And every morning in formation, Sgt. Major Smith draws a line between the discipline and stability of the Marines and the chaos of the high-crime, low income neighborhood where most of the students live.

"My elementary school was out of control. Everybody just did whatever they wanted," said Mariah Coleman, 14.

"Here there's discipline, but there's freedom as well. Everybody just respects each other and we get respect from the teachers."


Anonymous Anonymous said...

Disclaimer (to whom it may concern): "300" is a great, entertaining film. If you haven't seen it you should do so immediately. Furthermore, I haven't watched "Rendition", "Lions for Lambs", or "Redacted", and have no plans to do so.

But...comparing "300" vs. those movies??? It just doesn't fit. ToCS's (grossly opportunistic) "analysis" goes to the trouble of calculating the opening weekend's average $ per theater but couldn't be bothered to consider:
- was "300" every really marketed as a 'political thriller'?
- aside from THAT, is the target audience for an adapted graphic novel film that depicts heroes, warriors, and visually stunning battles (against, in addition to 'Persians', some mythical creatures too) the same as for a stodgy 'political thriller'?
- could those other "anti-American" films that performed poorly at the box office just simply have been BAD?

Anyway, here are a few vital tidbits that seem to have eluded ToCS's comparison:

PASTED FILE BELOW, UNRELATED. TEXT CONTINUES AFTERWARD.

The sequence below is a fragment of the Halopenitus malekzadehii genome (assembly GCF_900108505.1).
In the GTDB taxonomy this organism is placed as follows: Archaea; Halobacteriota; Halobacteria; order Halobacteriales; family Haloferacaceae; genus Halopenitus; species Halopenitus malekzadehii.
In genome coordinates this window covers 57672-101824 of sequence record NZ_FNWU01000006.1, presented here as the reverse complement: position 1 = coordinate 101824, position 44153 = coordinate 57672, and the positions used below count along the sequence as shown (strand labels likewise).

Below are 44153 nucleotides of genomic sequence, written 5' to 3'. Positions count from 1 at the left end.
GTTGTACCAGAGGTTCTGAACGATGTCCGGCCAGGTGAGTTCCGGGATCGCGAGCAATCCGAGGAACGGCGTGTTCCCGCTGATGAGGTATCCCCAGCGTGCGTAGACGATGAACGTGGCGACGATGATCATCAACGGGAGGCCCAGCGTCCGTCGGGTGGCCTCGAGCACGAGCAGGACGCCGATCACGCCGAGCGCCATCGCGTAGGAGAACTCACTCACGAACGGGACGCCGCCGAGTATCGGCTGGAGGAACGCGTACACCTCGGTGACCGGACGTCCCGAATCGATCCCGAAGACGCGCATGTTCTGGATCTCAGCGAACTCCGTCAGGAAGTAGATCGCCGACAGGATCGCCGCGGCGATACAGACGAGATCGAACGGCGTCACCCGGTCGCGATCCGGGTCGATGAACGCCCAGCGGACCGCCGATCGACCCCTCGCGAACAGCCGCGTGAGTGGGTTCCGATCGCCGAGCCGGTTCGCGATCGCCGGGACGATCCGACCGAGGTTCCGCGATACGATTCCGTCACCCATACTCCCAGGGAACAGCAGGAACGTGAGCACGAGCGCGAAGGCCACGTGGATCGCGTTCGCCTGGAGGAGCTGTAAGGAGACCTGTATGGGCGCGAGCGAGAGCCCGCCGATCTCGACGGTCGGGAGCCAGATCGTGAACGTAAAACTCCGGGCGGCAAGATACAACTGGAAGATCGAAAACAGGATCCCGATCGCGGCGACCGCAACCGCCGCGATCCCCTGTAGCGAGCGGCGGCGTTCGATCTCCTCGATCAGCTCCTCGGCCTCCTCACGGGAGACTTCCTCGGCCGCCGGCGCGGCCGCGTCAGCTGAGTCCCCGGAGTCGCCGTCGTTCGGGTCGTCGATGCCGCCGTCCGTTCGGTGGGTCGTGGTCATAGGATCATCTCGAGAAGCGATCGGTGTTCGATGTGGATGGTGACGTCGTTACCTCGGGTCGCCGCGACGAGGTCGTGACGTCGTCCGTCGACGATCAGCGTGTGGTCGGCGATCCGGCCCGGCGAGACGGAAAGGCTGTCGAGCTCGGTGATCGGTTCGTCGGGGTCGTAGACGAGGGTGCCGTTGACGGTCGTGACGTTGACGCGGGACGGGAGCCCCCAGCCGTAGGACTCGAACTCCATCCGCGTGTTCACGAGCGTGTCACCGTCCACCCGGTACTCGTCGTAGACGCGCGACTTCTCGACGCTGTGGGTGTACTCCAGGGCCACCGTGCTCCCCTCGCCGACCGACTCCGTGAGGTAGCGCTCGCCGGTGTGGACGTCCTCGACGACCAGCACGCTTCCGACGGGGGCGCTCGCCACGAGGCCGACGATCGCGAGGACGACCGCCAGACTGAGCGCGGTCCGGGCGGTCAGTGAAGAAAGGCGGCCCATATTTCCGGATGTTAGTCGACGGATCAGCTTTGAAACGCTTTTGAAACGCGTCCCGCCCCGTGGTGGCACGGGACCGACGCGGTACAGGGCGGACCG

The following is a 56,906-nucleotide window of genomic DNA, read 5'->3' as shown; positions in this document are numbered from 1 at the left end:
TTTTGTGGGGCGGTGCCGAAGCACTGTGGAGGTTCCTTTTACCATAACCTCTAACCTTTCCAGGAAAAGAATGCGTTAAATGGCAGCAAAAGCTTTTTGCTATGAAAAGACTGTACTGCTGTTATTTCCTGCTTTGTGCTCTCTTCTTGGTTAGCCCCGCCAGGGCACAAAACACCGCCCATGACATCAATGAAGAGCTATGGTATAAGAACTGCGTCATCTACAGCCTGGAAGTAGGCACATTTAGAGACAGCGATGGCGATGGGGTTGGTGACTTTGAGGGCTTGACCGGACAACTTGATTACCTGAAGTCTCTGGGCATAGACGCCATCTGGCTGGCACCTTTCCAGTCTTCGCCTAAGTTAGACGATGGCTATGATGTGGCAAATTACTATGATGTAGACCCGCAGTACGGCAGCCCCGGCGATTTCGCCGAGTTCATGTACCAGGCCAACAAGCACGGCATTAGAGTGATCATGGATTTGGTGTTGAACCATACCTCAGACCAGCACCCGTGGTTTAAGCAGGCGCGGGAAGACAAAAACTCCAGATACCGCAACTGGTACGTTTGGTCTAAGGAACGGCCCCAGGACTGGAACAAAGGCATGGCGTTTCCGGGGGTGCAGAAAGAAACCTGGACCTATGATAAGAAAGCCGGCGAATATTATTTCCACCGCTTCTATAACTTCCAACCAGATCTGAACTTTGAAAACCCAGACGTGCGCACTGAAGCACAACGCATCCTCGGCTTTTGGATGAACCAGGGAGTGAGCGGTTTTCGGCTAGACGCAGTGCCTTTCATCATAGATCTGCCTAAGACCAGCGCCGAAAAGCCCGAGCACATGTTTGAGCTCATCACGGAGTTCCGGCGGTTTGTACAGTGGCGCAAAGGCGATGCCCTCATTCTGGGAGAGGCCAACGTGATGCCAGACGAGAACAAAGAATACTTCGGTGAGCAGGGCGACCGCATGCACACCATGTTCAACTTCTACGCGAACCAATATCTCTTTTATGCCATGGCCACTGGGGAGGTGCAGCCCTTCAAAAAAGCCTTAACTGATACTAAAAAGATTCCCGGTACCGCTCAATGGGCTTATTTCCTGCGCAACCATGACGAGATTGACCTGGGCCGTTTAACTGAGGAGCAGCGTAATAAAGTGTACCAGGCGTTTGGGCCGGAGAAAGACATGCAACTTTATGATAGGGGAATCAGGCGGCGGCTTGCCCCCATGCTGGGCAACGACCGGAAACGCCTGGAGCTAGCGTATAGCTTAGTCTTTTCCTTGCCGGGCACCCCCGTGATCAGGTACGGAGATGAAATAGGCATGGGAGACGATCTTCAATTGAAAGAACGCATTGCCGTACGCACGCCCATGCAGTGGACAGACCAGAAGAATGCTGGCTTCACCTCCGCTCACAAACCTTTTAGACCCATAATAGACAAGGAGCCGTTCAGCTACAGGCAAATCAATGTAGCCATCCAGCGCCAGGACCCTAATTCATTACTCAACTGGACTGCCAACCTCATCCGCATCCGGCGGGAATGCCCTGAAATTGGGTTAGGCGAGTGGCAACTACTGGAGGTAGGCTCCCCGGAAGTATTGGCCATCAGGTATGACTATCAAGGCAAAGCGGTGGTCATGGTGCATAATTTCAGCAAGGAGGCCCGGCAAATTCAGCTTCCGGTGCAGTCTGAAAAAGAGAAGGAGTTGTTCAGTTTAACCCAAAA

- "300" the film is based on "300" the graphic novel (as we all know) by the masterful Frank Miller
- "300" the graphic novel was first published in 1998
- "300" the graphic novel, and hence the film, was inspired by the 1962 film "The 300 Spartans" that Frank Miller watched as a young boy

So, here are a few other questions:
- In 1998, did Frank Miller anticipate 9/11, the rise of Islamo-fascism, a second war in Iraq?
- Rather, could the making and timing of "300" the film have possibly been inspired by the success of the (also great, entertaining) film version of Frank Miller's "Sin City" graphic novels?

ToCS's analysis would have you believe that "300" the film is a parable for kicking ass in the Middle East. And, I guess, that the box office dogs are somehow sympathetic to Islamo-fascists or or other crackpots. I disagree. "300" is just a great film. Granted, it absolutely does have great, compelling elements of leadership, loyalty, valor, nationalism, sacrifice, and other massively meaningful & important attributes that apply to current geo-political themes, but so do films such as "Band of Brothers", "Star Wars", "Lord of the Rings", "Braveheart", and other classic movies. Although "300" is rooted in historical fact it STILL would have been great even if it wasn't about Leonidas's leading the heroic defeat of Xerxes and the Persians (or, in ToCS's interpretation, modern-day Islamo-fascists).

Does EVERYTHING have to be twisted to conform to right wing ideology? Can't a great film just be great, and crappy films just be crappy? Kilgore is worried about you, ToCS! Lighten up, brother!!


2:45 PM, December 06, 2007